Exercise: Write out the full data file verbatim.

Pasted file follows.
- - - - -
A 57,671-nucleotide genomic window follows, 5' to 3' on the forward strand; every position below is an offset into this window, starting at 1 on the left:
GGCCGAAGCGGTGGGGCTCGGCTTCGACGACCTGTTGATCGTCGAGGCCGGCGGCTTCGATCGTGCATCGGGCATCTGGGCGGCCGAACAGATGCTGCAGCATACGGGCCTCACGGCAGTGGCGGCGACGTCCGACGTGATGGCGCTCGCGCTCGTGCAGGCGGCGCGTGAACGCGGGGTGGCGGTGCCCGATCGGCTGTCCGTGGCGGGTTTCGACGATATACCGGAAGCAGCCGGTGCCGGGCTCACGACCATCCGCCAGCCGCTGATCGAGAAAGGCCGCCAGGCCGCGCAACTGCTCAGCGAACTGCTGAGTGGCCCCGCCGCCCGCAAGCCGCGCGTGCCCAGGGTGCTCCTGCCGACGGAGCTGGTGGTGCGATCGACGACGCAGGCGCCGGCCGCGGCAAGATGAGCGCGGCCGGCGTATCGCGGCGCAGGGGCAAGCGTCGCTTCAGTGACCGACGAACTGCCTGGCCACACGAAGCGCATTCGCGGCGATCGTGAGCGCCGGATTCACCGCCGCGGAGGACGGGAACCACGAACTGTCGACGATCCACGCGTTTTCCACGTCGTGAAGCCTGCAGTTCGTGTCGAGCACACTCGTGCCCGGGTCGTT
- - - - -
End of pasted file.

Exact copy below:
A 57,671-nucleotide genomic window follows, 5' to 3' on the forward strand; every position below is an offset into this window, starting at 1 on the left:
GGCCGAAGCGGTGGGGCTCGGCTTCGACGACCTGTTGATCGTCGAGGCCGGCGGCTTCGATCGTGCATCGGGCATCTGGGCGGCCGAACAGATGCTGCAGCATACGGGCCTCACGGCAGTGGCGGCGACGTCCGACGTGATGGCGCTCGCGCTCGTGCAGGCGGCGCGTGAACGCGGGGTGGCGGTGCCCGATCGGCTGTCCGTGGCGGGTTTCGACGATATACCGGAAGCAGCCGGTGCCGGGCTCACGACCATCCGCCAGCCGCTGATCGAGAAAGGCCGCCAGGCCGCGCAACTGCTCAGCGAACTGCTGAGTGGCCCCGCCGCCCGCAAGCCGCGCGTGCCCAGGGTGCTCCTGCCGACGGAGCTGGTGGTGCGATCGACGACGCAGGCGCCGGCCGCGGCAAGATGAGCGCGGCCGGCGTATCGCGGCGCAGGGGCAAGCGTCGCTTCAGTGACCGACGAACTGCCTGGCCACACGAAGCGCATTCGCGGCGATCGTGAGCGCCGGATTCACCGCCGCGGAGGACGGGAACCACGAACTGTCGACGATCCACGCGTTTTCCACGTCGTGAAGCCTGCAGTTCGTGTCGAGCACACTCGTGCCCGGGTCGTT